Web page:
Confinement refers to a traditional practice after childbirth designed to help your body heal and rest after going through labour. Confinement is widely practiced by new mothers in many Asian countries, including Singapore. In our country, various ethnic groups including Chinese, Malays, and Indians have their own versions of confinement practices. While some of these traditional practices are helpful in the mother’s recovery, some are purely myths.
Regardless of cultural differences, you’ll find similar myths among Chinese, Malay, and Indian confinement practices. Now let’s find out what these myths are, and learn how you can find a balance between keeping tradition and following modern science.
Confinement Myth #1 – Do Not Bath During Confinement
When it comes to bathing during confinement, the Chinese have a traditional confinement practice that forbids mothers from bathing, washing their hair, or even touching the water. This is based on the fear that “wind” might enter the body. As for the Indians, bathing is also discouraged too. If done, bathing is only allowed during the hottest time of the day between 11 am to 2 pm. Meanwhile, bathing with warm water is allowed in Malay confinement practices.
Bathing is restricted during confinement primarily because of exposure to lower temperatures. This is often associated with rheumatism during the mother’s later stages of her life. However, modern scientific research provides no link between a new mom’s bath and rheumatic disorders. Furthermore, maintaining your hygiene is important as you will be handling your newborn. One tip is to take a bath with warm water and dry your hair and body as soon as you get out of the shower.
Confinement Myth #2 – Consume Plenty of Alcohol To Purge “Wind”
The Indian and Chinese have the practice of offering alcohol or dishes containing alcohol to new mothers. It is believed that consuming alcohol during confinement will improve blood circulation and keep the body warm.
In moderation, there is no harm in consuming alcohol during confinement. However, avoid taking them in access as they may affect you and your baby’s health. Alcohol content can be passed to the child through breastfeeding, which may lead to jaundice, affecting the liver, or delayed child development. You should stop consuming alcohol if you notice your baby is showing any sign of discomfort. If you are looking for healing confinement drinks, red dates tea is a great option to keep your body warm and nourished.
Confinement Myth #3 – Only Eat Liver & Meats
Chinese, Malay & Indian culture has the confinement practice that encourages mothers to have “heating” food in order to get the “wind” out of the body and promote blood circulation. This practice is based on the belief that the mother’s body has been “cooled” by labour, so she must consume plenty of meat and specific confinement food to keep the body warm.
Regardless of your beliefs, a well-balanced diet actually heals and nourishes your body better than only focusing on certain food ingredients. If you are breastfeeding, having sufficient nutrients from various foods will benefit your baby too.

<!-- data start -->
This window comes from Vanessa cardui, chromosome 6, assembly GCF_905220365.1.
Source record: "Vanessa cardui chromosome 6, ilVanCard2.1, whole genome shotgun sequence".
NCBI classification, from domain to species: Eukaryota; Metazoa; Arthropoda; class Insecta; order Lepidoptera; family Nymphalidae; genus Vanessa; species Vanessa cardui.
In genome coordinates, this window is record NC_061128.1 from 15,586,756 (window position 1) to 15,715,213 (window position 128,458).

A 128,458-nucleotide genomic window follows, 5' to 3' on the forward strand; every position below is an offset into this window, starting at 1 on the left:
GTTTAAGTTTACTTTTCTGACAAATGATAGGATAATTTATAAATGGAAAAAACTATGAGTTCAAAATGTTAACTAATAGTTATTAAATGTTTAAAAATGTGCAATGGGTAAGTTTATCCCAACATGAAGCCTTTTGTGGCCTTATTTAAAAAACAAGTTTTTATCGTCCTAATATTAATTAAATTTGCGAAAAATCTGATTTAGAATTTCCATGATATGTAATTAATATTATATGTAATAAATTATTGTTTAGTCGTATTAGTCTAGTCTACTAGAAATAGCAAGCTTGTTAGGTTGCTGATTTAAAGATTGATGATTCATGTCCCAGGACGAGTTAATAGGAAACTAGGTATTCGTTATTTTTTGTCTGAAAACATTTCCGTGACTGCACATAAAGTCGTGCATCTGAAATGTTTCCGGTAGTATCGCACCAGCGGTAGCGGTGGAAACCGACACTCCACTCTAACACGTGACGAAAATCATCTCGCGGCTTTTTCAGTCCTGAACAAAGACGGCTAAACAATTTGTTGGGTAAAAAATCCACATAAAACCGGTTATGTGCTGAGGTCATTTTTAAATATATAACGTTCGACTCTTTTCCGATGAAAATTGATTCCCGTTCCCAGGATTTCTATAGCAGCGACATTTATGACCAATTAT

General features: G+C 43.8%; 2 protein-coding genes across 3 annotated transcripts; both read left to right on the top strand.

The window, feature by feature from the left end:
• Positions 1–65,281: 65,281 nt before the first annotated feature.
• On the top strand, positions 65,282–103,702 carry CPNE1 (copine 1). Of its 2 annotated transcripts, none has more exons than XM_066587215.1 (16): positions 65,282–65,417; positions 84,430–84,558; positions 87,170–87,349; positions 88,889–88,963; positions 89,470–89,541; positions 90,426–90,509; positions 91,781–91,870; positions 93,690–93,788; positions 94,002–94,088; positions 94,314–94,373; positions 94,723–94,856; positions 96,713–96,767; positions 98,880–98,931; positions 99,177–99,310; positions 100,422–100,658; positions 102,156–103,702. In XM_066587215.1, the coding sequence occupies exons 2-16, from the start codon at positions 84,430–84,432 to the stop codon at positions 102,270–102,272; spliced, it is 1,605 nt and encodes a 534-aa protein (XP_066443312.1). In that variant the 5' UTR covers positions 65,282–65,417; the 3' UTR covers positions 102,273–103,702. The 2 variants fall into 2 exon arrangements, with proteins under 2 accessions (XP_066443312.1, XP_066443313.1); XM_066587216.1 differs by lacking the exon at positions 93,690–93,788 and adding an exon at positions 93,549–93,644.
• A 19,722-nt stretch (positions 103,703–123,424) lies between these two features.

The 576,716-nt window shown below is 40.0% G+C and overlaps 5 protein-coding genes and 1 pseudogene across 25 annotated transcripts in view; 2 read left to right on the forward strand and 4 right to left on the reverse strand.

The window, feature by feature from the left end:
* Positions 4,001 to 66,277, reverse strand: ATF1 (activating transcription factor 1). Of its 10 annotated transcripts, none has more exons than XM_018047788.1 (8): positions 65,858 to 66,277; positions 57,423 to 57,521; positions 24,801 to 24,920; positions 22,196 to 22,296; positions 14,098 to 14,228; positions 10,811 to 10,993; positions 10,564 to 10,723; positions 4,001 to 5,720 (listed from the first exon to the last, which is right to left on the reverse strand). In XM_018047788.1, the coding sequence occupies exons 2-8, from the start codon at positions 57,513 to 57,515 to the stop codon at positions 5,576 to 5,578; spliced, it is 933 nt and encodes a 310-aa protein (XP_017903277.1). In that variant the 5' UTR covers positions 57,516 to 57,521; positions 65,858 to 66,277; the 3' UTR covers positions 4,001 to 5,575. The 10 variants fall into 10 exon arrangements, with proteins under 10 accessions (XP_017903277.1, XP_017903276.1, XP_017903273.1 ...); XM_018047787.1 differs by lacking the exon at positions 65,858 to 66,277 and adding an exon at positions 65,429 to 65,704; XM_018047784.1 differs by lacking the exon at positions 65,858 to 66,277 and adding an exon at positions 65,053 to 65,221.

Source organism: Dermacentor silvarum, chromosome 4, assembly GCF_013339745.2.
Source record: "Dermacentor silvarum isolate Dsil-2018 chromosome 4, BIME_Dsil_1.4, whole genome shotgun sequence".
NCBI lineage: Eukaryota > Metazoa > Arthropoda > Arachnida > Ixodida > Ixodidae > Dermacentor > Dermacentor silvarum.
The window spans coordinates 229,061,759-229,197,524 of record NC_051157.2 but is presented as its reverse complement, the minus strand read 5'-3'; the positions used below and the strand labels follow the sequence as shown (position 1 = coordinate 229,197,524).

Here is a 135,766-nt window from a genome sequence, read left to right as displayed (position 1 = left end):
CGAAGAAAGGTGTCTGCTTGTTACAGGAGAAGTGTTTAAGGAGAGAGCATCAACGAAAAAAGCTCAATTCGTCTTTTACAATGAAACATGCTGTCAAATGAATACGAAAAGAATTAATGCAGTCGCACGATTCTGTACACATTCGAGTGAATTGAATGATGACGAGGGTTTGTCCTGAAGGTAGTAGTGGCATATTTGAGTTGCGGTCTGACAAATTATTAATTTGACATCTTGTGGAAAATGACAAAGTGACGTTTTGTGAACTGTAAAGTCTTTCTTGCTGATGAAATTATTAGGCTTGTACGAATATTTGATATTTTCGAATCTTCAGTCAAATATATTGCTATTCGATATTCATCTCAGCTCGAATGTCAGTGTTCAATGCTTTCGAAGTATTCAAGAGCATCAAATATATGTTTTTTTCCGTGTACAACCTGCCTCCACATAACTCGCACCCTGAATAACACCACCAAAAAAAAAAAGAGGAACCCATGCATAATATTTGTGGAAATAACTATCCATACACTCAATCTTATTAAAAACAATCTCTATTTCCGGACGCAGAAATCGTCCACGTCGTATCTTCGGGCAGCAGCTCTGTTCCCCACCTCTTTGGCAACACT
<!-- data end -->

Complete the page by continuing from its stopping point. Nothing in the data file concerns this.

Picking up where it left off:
Confinement Myth #4 – Don’t Do Any Physical Activities
Mothers are discouraged to leave the house or do any strenuous physical activities such as lifting heavy items or doing house chores. As a mother’s body will experience swelling, stiffness and soreness after delivery, this practice is relevant in helping mothers to heal and recharge.
Meanwhile, sex is also strictly prohibited during the confinement period in all three culture. Particularly in the Malay culture, having sex soon after giving birth is considered against religious teachings. From a medical point of view, not having sex during this period helps with lochia discharge and healing of the episiotomy wound. It may also reduce the chances of both husband and wife getting an infection.
Confinement Myth #5 – Don’t Be Exposed To Any Wind
One of the most common Chinese traditional confinement practices is to keep the mother and baby away from any form of wind, including fans or air-conditioners. Again, this is from the belief that the mother’s body is “cooled” after going through labour and must be kept warm at all times. You’ll find a similar practice in Malay culture—which involves the mother sitting or lying near a heated source.
For personal comfort, there is no harm in using the fan or air-conditioner as long as the temperature feels comfortable to you and your baby. In fact, having good airflow in your room prevents you and your baby from overheating, and may keep you away from heat rashes too.
As long as the practices you choose is beneficial to your physical and mental wellbeing, you can rest assured that you are on the right path of recovery. Aside from following confinement practices, having the right support during confinement helps with your recovery too. PEM Confinement Nanny Agency is a licensed confinement nanny agency in Singapore with over 30 years of experience. Get the best care during confinement with the experienced and well-trained confinement nanny from PEM!